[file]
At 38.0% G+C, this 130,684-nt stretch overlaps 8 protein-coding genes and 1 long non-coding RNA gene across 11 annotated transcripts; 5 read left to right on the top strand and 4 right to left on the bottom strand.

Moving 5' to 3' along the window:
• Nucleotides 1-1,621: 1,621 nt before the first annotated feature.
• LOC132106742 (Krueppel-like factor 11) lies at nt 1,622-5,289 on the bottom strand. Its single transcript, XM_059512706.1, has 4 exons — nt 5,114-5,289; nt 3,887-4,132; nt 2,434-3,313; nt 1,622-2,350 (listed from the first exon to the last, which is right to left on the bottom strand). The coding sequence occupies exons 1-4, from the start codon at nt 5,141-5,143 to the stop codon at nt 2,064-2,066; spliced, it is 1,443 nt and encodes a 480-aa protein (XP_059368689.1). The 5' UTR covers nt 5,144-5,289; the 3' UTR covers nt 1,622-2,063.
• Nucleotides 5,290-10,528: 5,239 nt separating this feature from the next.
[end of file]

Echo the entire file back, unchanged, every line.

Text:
At 38.0% G+C, this 130,684-nt stretch overlaps 8 protein-coding genes and 1 long non-coding RNA gene across 11 annotated transcripts; 5 read left to right on the top strand and 4 right to left on the bottom strand.

Moving 5' to 3' along the window:
• Nucleotides 1-1,621: 1,621 nt before the first annotated feature.
• LOC132106742 (Krueppel-like factor 11) lies at nt 1,622-5,289 on the bottom strand. Its single transcript, XM_059512706.1, has 4 exons — nt 5,114-5,289; nt 3,887-4,132; nt 2,434-3,313; nt 1,622-2,350 (listed from the first exon to the last, which is right to left on the bottom strand). The coding sequence occupies exons 1-4, from the start codon at nt 5,141-5,143 to the stop codon at nt 2,064-2,066; spliced, it is 1,443 nt and encodes a 480-aa protein (XP_059368689.1). The 5' UTR covers nt 5,144-5,289; the 3' UTR covers nt 1,622-2,063.
• Nucleotides 5,290-10,528: 5,239 nt separating this feature from the next.